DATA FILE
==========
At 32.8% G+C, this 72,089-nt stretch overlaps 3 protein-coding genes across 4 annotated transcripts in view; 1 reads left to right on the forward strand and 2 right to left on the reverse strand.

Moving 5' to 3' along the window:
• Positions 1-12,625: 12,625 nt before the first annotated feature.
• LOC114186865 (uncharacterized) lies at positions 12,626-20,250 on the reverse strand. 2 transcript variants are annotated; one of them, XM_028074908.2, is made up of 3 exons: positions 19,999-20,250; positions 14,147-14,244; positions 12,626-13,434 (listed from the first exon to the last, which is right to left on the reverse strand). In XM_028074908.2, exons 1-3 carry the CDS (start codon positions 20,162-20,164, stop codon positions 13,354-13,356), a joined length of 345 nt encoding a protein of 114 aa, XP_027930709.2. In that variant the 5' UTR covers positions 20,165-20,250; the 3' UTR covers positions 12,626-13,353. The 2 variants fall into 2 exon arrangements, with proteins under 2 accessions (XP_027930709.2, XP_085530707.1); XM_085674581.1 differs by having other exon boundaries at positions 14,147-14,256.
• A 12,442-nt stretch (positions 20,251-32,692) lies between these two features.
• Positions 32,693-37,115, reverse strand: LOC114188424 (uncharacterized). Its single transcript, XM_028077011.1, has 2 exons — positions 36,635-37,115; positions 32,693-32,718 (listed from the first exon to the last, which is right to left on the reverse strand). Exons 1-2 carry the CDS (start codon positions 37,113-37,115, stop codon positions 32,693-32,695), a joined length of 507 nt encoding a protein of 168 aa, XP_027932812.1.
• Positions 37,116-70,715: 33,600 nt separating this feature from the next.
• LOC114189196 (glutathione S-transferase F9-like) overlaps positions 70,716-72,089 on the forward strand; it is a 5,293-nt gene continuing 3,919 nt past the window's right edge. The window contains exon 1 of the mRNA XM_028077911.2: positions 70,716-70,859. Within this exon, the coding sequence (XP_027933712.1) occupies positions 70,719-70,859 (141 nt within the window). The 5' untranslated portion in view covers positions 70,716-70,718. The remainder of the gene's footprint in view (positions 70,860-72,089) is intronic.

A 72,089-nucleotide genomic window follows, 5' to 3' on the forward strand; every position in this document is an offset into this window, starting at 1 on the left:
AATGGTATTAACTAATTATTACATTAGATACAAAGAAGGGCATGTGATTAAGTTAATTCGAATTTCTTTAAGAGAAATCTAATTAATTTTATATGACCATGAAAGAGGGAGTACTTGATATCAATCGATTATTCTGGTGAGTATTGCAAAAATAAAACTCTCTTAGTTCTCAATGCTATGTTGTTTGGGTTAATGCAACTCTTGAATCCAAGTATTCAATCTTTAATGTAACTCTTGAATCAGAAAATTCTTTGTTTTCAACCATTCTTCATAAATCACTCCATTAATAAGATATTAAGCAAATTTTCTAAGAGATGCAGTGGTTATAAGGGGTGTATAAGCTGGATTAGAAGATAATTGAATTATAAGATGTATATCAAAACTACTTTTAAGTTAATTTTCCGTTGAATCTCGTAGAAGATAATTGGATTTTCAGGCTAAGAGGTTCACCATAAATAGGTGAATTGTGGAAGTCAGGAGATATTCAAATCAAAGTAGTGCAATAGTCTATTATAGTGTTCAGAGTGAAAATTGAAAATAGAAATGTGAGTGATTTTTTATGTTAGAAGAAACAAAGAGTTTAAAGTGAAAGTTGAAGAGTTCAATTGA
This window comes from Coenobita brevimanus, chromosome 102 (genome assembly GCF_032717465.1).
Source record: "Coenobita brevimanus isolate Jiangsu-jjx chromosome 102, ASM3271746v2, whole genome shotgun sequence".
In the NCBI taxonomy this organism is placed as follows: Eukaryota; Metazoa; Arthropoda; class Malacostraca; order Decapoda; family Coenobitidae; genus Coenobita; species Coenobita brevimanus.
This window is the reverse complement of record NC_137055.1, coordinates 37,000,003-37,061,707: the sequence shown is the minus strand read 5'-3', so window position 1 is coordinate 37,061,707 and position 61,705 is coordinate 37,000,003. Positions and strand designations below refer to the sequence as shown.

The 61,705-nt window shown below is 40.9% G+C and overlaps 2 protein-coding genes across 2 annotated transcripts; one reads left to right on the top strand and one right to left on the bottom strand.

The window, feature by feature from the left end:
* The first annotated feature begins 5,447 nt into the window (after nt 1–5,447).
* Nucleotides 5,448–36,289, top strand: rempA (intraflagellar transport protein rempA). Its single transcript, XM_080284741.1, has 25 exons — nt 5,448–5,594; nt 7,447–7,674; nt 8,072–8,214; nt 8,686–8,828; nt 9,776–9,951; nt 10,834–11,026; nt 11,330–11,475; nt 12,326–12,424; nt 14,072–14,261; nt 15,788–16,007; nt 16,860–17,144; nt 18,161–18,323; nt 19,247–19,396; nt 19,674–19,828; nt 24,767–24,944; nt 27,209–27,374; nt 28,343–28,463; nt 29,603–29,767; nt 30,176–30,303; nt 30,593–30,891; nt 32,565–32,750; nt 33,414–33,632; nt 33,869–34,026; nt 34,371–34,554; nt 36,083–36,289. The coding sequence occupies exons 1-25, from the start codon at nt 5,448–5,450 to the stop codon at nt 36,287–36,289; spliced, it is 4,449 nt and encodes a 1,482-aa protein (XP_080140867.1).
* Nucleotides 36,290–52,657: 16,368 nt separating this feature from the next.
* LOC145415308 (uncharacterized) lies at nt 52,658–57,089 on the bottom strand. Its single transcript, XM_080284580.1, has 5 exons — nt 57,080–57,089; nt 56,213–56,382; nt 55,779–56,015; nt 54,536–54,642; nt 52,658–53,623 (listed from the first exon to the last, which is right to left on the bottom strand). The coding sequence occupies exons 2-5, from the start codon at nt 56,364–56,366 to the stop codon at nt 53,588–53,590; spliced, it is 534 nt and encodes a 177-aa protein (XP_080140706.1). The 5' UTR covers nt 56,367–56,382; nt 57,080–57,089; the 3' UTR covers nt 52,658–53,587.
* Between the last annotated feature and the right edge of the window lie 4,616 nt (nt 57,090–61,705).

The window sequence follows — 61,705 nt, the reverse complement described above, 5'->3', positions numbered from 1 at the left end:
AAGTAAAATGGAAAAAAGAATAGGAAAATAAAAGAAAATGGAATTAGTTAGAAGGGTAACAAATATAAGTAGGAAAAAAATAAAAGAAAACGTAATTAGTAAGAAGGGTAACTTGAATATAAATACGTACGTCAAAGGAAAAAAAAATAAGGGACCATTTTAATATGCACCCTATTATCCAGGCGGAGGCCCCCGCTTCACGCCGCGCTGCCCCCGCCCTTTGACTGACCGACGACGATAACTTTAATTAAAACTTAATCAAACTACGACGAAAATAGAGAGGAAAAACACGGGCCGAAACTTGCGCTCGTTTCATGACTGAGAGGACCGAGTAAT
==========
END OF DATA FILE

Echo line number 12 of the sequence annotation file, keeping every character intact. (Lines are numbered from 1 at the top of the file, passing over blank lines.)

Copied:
Source record: "Coenobita brevimanus isolate Jiangsu-jjx chromosome 102, ASM3271746v2, whole genome shotgun sequence".